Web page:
Primary election news got preempted for thoughts regarding our fires and fire bans. This week we are back on track as we discuss some local goings-on.
The election results were somewhat predictable and, yet, held some surprises.
Rose Pugliese fairly well swept away her write-in competitor by garnering 52% of the vote. If Woody had not stubbornly stood on principle and gained a ballot spot by petition, the results may have been somewhat different. He pulled an impressive number of votes as a write-in; being on the ballot may have given him a victory.
If you are unaware, Woody chose not to seek a ballot position by petition to protest the higher threshold required to gain a spot as a "party" candidate vs. an unaffiliated candidate. One would think he may have received some poor advice by campaign staff or thought making a point was more important than winning an election.
OK, enough about the loser, now on to the winner. Pugliese has been honing her skills over the last few years and appears the odds-on favorite to win in the fall. Her Tea Party leanings play well with the local crowd, and a win by a Democrat would be an incredible upset. We wish her and all candidates well. A previous outing for the school board came up short of victory, but as Pugliese noted, it seems the school board is the only liberal-leaning body in local government.
The surprise, at least to me, was the lop-sided vote in the Henry vs. Justman contest.
Ken Henry seemed rational and thoughtful in his campaign positions. In a post-election interview he seemed otherwise. He angrily fumed his defeat was fueled by last-minute derogatory and less-than-truthful robo-calls and such. By extension this seems to infer that the voters were easily duped by those tactics and failed to see the righteousness of his campaign. This would blame the voter's lack of intelligence and insight and his opponent's lack of integrity equally for his defeat. To Mr. Henry I would point out there is a graceful way to accept defeat, and then there is the other way. I am personally disappointed he chose the low road.
John Justman has been described by more than a few as an extremist. His election to the Commission shall determine the correctness of that position. Of one thing we can be sure, should Justman and Pugliese be the victors, our County Commission will certainly remain conservative, likely more conservative than we witnessed during the regime of Rowland and Meis.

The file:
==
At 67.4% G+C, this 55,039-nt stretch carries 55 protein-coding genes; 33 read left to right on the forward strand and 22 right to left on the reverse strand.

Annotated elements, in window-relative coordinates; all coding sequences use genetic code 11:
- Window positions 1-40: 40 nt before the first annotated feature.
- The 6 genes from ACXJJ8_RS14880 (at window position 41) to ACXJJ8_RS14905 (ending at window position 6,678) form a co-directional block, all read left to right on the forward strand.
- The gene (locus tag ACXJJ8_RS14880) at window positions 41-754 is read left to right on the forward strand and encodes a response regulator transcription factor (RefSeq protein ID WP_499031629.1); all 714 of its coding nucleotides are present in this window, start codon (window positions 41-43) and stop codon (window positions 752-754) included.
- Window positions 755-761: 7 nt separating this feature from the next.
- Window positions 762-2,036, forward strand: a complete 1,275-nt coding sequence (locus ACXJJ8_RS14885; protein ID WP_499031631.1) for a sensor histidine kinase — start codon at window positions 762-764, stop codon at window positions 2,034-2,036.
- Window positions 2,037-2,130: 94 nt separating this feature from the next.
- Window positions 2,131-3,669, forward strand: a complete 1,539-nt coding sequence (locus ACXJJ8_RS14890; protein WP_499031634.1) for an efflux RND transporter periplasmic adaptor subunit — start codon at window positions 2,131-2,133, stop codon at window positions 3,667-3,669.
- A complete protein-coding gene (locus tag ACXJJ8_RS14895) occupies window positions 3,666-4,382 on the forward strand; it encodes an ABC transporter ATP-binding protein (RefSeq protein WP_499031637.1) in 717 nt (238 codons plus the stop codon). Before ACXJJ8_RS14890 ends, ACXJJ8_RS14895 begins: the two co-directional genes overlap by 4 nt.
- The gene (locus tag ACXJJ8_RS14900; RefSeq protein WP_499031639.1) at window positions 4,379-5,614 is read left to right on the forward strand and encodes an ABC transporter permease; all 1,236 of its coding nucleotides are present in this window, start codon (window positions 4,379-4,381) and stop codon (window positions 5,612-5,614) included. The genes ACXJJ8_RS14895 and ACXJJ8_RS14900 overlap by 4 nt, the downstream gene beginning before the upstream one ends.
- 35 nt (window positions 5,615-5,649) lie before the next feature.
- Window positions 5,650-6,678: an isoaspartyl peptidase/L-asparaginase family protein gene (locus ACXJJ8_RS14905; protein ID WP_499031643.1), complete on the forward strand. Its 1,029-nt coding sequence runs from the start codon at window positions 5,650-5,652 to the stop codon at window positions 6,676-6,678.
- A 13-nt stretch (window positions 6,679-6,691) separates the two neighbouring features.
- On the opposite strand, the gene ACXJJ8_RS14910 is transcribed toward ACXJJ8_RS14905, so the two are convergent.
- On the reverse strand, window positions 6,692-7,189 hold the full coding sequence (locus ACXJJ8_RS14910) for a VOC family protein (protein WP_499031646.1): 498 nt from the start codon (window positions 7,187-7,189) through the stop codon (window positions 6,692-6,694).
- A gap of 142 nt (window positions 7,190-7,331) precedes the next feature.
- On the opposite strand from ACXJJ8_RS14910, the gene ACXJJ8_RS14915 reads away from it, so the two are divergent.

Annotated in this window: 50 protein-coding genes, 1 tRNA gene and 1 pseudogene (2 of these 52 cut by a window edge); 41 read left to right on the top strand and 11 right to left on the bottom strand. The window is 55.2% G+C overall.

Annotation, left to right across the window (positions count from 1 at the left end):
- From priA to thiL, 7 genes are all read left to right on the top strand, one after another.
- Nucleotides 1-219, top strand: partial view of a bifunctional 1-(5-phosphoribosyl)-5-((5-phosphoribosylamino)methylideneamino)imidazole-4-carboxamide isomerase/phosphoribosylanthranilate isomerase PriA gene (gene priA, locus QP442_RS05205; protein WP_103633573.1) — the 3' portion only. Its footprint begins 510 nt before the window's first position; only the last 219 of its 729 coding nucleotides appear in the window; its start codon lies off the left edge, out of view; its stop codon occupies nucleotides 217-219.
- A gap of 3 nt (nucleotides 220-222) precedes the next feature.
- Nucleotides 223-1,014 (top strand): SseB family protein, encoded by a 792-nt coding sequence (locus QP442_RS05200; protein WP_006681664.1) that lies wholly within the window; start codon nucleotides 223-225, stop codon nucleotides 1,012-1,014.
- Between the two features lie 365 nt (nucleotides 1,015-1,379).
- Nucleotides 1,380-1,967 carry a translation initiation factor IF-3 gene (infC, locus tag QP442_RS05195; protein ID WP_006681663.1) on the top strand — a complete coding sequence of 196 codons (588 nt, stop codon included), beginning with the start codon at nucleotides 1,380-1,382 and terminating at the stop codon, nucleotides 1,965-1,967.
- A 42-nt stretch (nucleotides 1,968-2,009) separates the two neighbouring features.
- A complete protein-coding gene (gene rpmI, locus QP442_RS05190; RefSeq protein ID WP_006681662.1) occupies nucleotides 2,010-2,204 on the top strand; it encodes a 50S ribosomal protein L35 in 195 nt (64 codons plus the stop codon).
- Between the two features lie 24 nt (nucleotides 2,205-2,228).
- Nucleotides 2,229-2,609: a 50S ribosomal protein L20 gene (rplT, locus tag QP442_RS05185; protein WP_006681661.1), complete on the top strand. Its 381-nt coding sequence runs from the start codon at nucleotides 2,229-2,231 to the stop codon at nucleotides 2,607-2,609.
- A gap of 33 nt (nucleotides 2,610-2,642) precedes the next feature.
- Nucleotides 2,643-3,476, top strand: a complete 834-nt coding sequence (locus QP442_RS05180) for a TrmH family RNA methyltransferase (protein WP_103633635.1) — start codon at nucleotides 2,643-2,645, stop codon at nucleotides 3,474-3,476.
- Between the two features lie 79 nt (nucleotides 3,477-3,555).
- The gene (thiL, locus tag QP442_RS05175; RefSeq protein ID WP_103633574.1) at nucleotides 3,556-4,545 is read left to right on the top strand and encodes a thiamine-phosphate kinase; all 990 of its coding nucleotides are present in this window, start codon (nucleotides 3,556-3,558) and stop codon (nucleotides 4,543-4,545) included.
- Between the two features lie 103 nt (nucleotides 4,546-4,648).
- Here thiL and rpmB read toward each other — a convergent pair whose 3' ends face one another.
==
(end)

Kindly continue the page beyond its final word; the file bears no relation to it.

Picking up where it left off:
There are challengers on the margins hoping to make these races competitive. In single-party rule Mesa County the likelihood of an unaffiliated or Democratic candidate defeating a Republican-anointed candidate seems slim. I at least hope we see some lively debate and have an opportunity to select among candidates who differentiate themselves from one another.
Rep. Scott Tipton has been accused more than once of failing to represent his district. In a recent vote he clearly seemed to be voting against the best interests of his own hometown by voting to defund the Essential Air Services Program. Lose of funding would result in fewer flights from Cortez, Alamosa and Pueblo. The controversial program may need some rehabbing, but, voting to end air services from your own hometown?
County commissioner Craig Meis, his disdain for law enforcement, and his continued expectation of preferential treatment has surfaced again. It seems that while recreating with friends near Buena Vista, Craig received a ticket for violation of the fire ban. They wanted to grill some food using a store-purchased grill. Craig, in his letter asking for a reconsideration of the charges, noted the grill was small and accordingly only produced small flames. He does not seem to realize big fires from small flames can arise. Again, he believes that proper consideration and discretion would somehow place him again above the law. After January, he can no longer remind those seeking to cite him of the lofty position he holds in Mesa County.
Jim Hoffman is a local real estate broker and investor who is trying to move from semi-retired to retired. He needs to retire to devote more time to unpaid interests such as skiing, camping and fishing.